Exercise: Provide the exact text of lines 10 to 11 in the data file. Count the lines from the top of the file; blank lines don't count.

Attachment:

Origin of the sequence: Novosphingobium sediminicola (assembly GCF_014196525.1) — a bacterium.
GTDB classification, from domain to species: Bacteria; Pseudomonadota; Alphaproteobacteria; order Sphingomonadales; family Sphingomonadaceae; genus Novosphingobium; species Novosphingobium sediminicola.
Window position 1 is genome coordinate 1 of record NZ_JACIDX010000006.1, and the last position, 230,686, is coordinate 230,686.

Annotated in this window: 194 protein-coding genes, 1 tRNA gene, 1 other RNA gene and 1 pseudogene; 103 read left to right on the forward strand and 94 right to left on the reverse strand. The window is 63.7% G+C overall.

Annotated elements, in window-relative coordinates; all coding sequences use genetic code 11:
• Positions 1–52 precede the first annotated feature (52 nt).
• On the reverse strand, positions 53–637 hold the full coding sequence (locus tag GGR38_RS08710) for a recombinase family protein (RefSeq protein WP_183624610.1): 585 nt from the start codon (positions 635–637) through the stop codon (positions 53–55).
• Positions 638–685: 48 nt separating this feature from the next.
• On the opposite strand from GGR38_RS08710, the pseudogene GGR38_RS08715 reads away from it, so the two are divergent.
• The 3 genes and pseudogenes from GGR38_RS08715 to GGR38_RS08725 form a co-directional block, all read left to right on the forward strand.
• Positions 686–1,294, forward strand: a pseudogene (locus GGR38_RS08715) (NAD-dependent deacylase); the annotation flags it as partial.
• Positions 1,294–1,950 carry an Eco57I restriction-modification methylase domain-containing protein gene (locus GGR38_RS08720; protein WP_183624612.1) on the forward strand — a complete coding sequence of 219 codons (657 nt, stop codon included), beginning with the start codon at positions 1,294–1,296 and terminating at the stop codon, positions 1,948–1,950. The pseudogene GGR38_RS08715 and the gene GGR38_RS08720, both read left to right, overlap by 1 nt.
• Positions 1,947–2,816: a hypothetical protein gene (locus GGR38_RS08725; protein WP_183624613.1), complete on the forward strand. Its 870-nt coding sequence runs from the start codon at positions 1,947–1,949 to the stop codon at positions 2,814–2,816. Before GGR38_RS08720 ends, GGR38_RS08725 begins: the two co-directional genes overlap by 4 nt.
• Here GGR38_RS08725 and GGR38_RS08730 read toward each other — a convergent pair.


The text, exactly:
• The 3 genes and pseudogenes from GGR38_RS08715 to GGR38_RS08725 form a co-directional block, all read left to right on the forward strand.
• Positions 686–1,294, forward strand: a pseudogene (locus GGR38_RS08715) (NAD-dependent deacylase); the annotation flags it as partial.